AI military upstart attacked by Russian malware, Twitter fires up TensorFlow, and more
Including bad news for IBM Watson Health
Roundup Welcome to this week's AI news bites, picking up the bits besides everything else we've written about.
Big Blue's Watson Health division is apparently struggling: IBM Watson Health announced it was scaling back its business after failing to win hospital contracts.
At an internal meeting IBM said that hospitals weren’t all that interested in managing their pay-for-performance contracts with its Watson platform. It’s not the first time that the system has had problems and it has faced criticism for overblown marketing tactics to mask its lack of products.
Last month, IBM Watson Health had to lay off employees from Explorys, Phytel and Truven, three health data companies it bought. The enterprise IT giant said this was the result of typical restructuring following acquisitions.
More AI labs for the world: Nvidia and Google both announced new AI research labs this week in Canada and Ghana.
Nvidia’s lab in Toronto will be led by Sanja Fidler, also an assistant professor at the University of Toronto. Google’s lab in Accra will be led by Moustapha Cisse, a researcher who left Facebook’s AI team in Paris.
AI research generally suffers from a lack of diversity. Opening a lab in Ghana will provide more opportunities for black engineers and for machine learning to flourish. Several conferences such as the Data Science Africa 2017 in Tanzania, the 2017 Deep Learning Indaba event in South Africa, and follow-on IndabaX events in 2018 shows that is already a strong and growing interest in AI in Africa.
Canada is another country where AI talent has always been strong. It’s home to some of the top universities that have produced researchers that kickstarted deep learning. Several companies already have labs there, including Google and Facebook. Nvidia hopes to triple the number of researchers from 50 to 150 by the end of the year with the new lab.
Google Translate: Hurrah, Google Translate apparently works offline now on mobile phones. Its Neural Machine Translation model can work directly on Google Translate app for Android and iOS devices.
“Offline translations can be useful when traveling to other countries without a local data plan, if you don’t have access to internet, or if you just don’t want to use cellular data. And since each language set is just 35-45MB, they won’t take too much storage space on your phone when you download them,” it explained in a blog post.
It is expected to be available in 59 languages over the next few days.
Twitter + TensorFlow: Twitter has switched its internal deep learning platform, DeepBird, from Lua Torch to TensorFlow.
DeepBird contains a range of tools used by engineers, data scientists and researchers to train and and run machine learning models using Twitter’s data. It decided to switch to TensorFlow as it was easier to deploy systems into production, according to a blog post.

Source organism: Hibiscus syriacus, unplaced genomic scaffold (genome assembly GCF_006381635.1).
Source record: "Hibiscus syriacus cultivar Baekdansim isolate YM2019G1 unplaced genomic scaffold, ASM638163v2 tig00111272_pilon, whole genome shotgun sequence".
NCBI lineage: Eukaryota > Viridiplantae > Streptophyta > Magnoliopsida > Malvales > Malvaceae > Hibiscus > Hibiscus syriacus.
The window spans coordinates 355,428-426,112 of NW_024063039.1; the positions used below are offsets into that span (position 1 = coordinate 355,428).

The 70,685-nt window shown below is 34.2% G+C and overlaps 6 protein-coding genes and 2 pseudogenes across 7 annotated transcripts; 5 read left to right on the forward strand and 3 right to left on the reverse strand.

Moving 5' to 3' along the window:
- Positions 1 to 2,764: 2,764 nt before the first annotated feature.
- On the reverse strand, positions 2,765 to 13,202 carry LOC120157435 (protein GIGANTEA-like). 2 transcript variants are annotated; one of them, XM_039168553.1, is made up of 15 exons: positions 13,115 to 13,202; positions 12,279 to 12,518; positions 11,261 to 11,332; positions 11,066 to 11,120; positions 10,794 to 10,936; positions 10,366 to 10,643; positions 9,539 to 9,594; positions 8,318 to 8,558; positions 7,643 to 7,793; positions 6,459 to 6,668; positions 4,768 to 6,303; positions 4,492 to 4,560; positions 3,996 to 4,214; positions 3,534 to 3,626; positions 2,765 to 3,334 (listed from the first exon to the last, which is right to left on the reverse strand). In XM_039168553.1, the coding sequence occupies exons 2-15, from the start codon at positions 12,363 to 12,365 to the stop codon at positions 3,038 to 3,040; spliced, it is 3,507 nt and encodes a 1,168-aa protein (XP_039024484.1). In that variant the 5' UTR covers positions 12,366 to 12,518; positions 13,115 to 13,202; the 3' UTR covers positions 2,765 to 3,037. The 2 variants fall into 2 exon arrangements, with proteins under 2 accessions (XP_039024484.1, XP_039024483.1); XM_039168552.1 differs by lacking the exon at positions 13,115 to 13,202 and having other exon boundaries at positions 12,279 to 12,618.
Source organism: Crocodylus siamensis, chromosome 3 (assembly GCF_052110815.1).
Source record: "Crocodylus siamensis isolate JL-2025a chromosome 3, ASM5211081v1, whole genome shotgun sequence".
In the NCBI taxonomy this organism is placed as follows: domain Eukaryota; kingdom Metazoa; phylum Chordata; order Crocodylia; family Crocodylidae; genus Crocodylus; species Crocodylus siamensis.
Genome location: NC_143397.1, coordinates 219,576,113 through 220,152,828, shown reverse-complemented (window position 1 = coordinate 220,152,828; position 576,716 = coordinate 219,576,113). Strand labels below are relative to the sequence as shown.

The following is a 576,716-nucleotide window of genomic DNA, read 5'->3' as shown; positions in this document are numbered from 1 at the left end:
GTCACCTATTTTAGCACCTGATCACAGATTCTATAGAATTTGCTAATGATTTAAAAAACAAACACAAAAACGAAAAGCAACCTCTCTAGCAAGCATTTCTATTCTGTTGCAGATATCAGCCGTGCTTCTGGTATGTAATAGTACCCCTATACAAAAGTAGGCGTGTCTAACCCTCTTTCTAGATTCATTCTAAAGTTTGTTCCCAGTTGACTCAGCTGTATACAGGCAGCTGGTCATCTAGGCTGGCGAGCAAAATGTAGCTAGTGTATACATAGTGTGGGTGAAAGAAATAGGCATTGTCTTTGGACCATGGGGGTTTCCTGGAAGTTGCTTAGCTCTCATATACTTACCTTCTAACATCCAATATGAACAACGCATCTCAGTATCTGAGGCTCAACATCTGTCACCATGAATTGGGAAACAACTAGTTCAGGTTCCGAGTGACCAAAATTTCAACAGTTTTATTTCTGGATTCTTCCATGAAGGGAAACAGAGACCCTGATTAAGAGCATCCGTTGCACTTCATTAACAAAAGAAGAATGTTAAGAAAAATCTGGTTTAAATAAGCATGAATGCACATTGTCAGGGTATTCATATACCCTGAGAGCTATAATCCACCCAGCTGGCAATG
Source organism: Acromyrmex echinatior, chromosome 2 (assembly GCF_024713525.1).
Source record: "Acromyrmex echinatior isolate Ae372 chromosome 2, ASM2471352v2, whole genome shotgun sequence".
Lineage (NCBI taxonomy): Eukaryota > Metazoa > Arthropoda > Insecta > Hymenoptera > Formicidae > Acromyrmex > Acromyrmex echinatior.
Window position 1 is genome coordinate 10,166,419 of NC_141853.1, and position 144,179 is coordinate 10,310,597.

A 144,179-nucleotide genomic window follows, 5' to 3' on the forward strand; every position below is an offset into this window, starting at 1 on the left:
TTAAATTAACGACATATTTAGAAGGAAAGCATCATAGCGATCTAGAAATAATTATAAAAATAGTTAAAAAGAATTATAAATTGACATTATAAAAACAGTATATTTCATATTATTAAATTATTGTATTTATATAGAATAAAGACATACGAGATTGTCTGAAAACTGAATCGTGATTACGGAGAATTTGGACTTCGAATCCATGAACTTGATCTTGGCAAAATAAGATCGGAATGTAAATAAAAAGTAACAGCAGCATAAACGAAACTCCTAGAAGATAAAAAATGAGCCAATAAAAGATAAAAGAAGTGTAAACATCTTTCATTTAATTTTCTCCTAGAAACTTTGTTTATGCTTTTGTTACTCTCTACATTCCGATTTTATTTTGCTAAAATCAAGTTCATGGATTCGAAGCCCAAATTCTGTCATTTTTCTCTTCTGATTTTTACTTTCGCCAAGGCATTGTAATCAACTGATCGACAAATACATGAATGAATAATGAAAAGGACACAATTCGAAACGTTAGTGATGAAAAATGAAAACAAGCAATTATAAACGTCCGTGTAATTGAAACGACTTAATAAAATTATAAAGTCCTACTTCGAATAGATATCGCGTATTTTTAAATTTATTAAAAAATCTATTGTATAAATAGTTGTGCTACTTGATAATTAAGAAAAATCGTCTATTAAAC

The next step is to support the training of models written in DeepBird across GPU clusters, and allow distributed training to execute larger models. Hopefully this will boost its research efforts, which have been a little underwhelming so far.
AI startup working on military contract allegedly hacked: A former employee at Clarifai claims that one of its servers containing sensitive US military data was infected with malware from Russia.
Amy Liu was the director of marketing at the computer vision startup, and helped it win a supply deal with the Pentagon on Project Maven, a program aimed at developing AI to classify objects in drone footage.
In November, the biz was told by Cogent, an internet service provider, that one of the startup's servers was attacking Indiana University, according to Wired. It received a report that malware from a computer in Russia had infected its AWS server, and all of its code may have been compromised.
Liu said after she raised concerns that the company should report the apparent intrusion to the Pentagon, she was fired. Clarifai did not immediately report the incident, and the US military found this out later. The firm claimed that it “did not have a security incident putting government or other customer information at risk. An untargeted bot was identified on an isolated research server,” but that it not “did not access any data, algorithms or code,” according to a corporate statement.
Google recently announced it would not be renewing its contract with Project Maven after an facing negative backlash from employees and risk of tarnishing its public image. Liu told Wired that there was a lack of transparency and poor security at Clarifai.
“If now Google’s out of the running, and all they have left is companies like Clarifai, that’s sad and scary,” Liu said. ®
Sponsored: Beyond the Data Frontier